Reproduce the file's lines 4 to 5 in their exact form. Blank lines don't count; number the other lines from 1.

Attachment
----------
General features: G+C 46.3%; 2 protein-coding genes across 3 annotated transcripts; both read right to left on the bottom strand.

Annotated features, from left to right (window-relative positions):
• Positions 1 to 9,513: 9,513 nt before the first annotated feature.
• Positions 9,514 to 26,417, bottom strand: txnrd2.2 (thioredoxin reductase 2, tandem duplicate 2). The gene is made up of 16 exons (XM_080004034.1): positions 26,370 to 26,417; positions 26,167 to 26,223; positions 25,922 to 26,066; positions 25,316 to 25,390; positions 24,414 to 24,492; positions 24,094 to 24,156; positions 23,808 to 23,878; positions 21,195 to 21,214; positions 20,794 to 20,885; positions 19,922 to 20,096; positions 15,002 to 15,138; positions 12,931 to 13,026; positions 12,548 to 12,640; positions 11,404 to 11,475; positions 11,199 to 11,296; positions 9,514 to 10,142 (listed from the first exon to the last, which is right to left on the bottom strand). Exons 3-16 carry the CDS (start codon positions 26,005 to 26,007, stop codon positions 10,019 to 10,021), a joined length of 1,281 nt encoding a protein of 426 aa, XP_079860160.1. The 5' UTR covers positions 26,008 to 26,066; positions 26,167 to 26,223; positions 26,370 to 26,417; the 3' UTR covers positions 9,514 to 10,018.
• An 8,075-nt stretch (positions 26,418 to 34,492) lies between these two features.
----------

• Positions 9,514 to 26,417, bottom strand: txnrd2.2 (thioredoxin reductase 2, tandem duplicate 2). The gene is made up of 16 exons (XM_080004034.1): positions 26,370 to 26,417; positions 26,167 to 26,223; positions 25,922 to 26,066; positions 25,316 to 25,390; positions 24,414 to 24,492; positions 24,094 to 24,156; positions 23,808 to 23,878; positions 21,195 to 21,214; positions 20,794 to 20,885; positions 19,922 to 20,096; positions 15,002 to 15,138; positions 12,931 to 13,026; positions 12,548 to 12,640; positions 11,404 to 11,475; positions 11,199 to 11,296; positions 9,514 to 10,142 (listed from the first exon to the last, which is right to left on the bottom strand). Exons 3-16 carry the CDS (start codon positions 26,005 to 26,007, stop codon positions 10,019 to 10,021), a joined length of 1,281 nt encoding a protein of 426 aa, XP_079860160.1. The 5' UTR covers positions 26,008 to 26,066; positions 26,167 to 26,223; positions 26,370 to 26,417; the 3' UTR covers positions 9,514 to 10,018.
• An 8,075-nt stretch (positions 26,418 to 34,492) lies between these two features.